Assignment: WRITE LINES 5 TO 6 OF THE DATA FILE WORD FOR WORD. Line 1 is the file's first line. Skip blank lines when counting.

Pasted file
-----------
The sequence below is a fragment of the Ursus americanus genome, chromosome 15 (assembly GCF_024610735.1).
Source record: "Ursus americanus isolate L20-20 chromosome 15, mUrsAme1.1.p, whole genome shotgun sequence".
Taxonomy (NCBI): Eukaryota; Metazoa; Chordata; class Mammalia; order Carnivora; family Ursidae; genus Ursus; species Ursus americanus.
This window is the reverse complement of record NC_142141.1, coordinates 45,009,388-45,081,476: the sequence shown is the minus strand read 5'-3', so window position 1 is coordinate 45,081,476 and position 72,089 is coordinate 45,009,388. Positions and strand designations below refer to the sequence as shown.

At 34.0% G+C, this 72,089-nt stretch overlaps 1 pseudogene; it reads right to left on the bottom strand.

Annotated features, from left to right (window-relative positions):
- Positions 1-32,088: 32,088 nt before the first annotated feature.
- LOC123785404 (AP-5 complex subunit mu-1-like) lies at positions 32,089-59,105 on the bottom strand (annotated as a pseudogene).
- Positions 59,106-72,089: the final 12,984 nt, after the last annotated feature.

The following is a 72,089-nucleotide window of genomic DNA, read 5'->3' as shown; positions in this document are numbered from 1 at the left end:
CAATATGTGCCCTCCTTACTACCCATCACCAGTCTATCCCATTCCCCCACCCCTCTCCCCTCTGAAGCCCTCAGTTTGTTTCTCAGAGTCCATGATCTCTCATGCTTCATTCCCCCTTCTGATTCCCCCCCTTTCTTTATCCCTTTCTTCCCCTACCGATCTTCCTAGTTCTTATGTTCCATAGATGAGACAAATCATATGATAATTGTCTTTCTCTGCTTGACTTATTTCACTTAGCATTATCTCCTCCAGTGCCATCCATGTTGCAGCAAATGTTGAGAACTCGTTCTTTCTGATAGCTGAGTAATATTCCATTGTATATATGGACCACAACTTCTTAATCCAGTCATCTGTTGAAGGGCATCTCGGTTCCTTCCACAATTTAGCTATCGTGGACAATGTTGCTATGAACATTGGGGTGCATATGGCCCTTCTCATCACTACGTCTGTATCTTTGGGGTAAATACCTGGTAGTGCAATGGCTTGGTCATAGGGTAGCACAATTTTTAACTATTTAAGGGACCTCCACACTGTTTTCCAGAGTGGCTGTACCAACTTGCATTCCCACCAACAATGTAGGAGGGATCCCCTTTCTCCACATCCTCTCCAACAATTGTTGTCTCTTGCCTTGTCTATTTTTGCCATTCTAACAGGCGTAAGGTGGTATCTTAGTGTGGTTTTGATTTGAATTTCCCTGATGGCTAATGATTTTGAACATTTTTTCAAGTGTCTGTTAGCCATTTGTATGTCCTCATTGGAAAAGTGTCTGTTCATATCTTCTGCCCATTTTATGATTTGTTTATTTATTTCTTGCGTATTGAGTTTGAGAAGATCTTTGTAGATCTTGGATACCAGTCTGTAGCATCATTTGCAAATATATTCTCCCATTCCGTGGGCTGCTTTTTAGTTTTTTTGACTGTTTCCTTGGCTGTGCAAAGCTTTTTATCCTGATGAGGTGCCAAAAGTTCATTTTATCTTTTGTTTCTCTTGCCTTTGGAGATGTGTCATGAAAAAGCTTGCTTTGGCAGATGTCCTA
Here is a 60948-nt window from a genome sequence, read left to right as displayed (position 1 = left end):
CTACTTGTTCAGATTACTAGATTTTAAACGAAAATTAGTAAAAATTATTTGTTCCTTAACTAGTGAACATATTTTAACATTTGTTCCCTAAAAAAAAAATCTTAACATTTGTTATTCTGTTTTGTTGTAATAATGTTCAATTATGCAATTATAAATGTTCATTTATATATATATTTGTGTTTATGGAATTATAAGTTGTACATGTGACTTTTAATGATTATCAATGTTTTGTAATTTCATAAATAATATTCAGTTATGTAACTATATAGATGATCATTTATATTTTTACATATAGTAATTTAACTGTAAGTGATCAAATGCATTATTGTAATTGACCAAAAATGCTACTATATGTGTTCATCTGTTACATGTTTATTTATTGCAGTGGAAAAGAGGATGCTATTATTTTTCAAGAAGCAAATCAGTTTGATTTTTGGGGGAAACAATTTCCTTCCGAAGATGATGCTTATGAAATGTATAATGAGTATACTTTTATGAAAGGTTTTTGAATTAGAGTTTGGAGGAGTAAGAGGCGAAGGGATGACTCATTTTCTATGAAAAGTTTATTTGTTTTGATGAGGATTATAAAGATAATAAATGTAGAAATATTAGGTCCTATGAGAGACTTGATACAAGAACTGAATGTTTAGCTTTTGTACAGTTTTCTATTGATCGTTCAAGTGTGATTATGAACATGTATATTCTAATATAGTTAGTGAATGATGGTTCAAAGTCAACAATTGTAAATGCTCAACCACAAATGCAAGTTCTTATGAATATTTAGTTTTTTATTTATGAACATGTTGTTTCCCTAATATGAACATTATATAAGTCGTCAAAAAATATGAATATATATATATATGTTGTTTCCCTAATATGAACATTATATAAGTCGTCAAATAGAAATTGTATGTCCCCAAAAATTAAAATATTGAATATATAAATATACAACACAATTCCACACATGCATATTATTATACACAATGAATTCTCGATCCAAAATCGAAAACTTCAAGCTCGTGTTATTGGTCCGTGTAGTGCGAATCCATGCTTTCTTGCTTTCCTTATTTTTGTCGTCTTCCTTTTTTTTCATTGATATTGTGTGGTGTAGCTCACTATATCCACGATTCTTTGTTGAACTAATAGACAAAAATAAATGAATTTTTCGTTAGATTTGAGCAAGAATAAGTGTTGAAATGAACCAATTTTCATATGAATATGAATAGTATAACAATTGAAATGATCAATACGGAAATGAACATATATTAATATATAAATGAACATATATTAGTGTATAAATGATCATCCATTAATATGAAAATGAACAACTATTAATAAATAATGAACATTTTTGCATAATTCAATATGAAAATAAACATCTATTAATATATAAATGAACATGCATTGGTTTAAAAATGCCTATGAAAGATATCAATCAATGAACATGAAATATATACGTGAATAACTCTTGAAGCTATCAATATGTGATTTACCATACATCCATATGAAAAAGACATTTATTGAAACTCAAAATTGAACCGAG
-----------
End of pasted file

At 34.0% G+C, this 72,089-nt stretch overlaps 1 pseudogene; it reads right to left on the bottom strand.

Annotated features, from left to right (window-relative positions):